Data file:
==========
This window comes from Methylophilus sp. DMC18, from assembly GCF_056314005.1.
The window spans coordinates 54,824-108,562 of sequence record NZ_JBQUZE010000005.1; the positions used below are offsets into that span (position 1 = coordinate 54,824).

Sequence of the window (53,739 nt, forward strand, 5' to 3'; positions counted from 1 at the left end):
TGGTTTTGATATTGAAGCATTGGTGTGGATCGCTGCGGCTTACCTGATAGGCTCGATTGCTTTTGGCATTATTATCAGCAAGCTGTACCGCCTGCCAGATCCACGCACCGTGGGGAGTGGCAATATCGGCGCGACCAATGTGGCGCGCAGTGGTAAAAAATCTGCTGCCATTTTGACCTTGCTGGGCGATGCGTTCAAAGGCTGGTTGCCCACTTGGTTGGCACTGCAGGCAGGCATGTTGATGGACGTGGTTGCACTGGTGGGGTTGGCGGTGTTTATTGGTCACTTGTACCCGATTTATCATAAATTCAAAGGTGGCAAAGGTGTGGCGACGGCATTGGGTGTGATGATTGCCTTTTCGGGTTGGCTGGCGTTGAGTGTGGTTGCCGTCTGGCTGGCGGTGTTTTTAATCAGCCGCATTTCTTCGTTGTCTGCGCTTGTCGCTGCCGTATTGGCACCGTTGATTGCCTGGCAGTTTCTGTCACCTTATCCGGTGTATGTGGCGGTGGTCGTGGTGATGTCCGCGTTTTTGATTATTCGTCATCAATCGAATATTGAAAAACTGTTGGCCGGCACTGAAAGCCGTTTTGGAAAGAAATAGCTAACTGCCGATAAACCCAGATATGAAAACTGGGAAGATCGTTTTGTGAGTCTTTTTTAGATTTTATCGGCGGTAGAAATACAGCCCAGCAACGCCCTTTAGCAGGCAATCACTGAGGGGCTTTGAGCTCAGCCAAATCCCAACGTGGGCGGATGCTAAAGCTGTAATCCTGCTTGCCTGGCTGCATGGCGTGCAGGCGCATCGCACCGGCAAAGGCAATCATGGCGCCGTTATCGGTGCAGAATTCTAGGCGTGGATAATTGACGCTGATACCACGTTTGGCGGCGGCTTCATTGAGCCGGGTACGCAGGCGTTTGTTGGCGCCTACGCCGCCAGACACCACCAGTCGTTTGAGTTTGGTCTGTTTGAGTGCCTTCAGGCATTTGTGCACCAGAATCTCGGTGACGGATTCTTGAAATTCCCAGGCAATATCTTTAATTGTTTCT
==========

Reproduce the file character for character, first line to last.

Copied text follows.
This window comes from Methylophilus sp. DMC18, from assembly GCF_056314005.1.
The window spans coordinates 54,824-108,562 of sequence record NZ_JBQUZE010000005.1; the positions used below are offsets into that span (position 1 = coordinate 54,824).

Sequence of the window (53,739 nt, forward strand, 5' to 3'; positions counted from 1 at the left end):
TGGTTTTGATATTGAAGCATTGGTGTGGATCGCTGCGGCTTACCTGATAGGCTCGATTGCTTTTGGCATTATTATCAGCAAGCTGTACCGCCTGCCAGATCCACGCACCGTGGGGAGTGGCAATATCGGCGCGACCAATGTGGCGCGCAGTGGTAAAAAATCTGCTGCCATTTTGACCTTGCTGGGCGATGCGTTCAAAGGCTGGTTGCCCACTTGGTTGGCACTGCAGGCAGGCATGTTGATGGACGTGGTTGCACTGGTGGGGTTGGCGGTGTTTATTGGTCACTTGTACCCGATTTATCATAAATTCAAAGGTGGCAAAGGTGTGGCGACGGCATTGGGTGTGATGATTGCCTTTTCGGGTTGGCTGGCGTTGAGTGTGGTTGCCGTCTGGCTGGCGGTGTTTTTAATCAGCCGCATTTCTTCGTTGTCTGCGCTTGTCGCTGCCGTATTGGCACCGTTGATTGCCTGGCAGTTTCTGTCACCTTATCCGGTGTATGTGGCGGTGGTCGTGGTGATGTCCGCGTTTTTGATTATTCGTCATCAATCGAATATTGAAAAACTGTTGGCCGGCACTGAAAGCCGTTTTGGAAAGAAATAGCTAACTGCCGATAAACCCAGATATGAAAACTGGGAAGATCGTTTTGTGAGTCTTTTTTAGATTTTATCGGCGGTAGAAATACAGCCCAGCAACGCCCTTTAGCAGGCAATCACTGAGGGGCTTTGAGCTCAGCCAAATCCCAACGTGGGCGGATGCTAAAGCTGTAATCCTGCTTGCCTGGCTGCATGGCGTGCAGGCGCATCGCACCGGCAAAGGCAATCATGGCGCCGTTATCGGTGCAGAATTCTAGGCGTGGATAATTGACGCTGATACCACGTTTGGCGGCGGCTTCATTGAGCCGGGTACGCAGGCGTTTGTTGGCGCCTACGCCGCCAGACACCACCAGTCGTTTGAGTTTGGTCTGTTTGAGTGCCTTCAGGCATTTGTGCACCAGAATCTCGGTGACGGATTCTTGAAATTCCCAGGCAATATCTTTAATTGTTTCT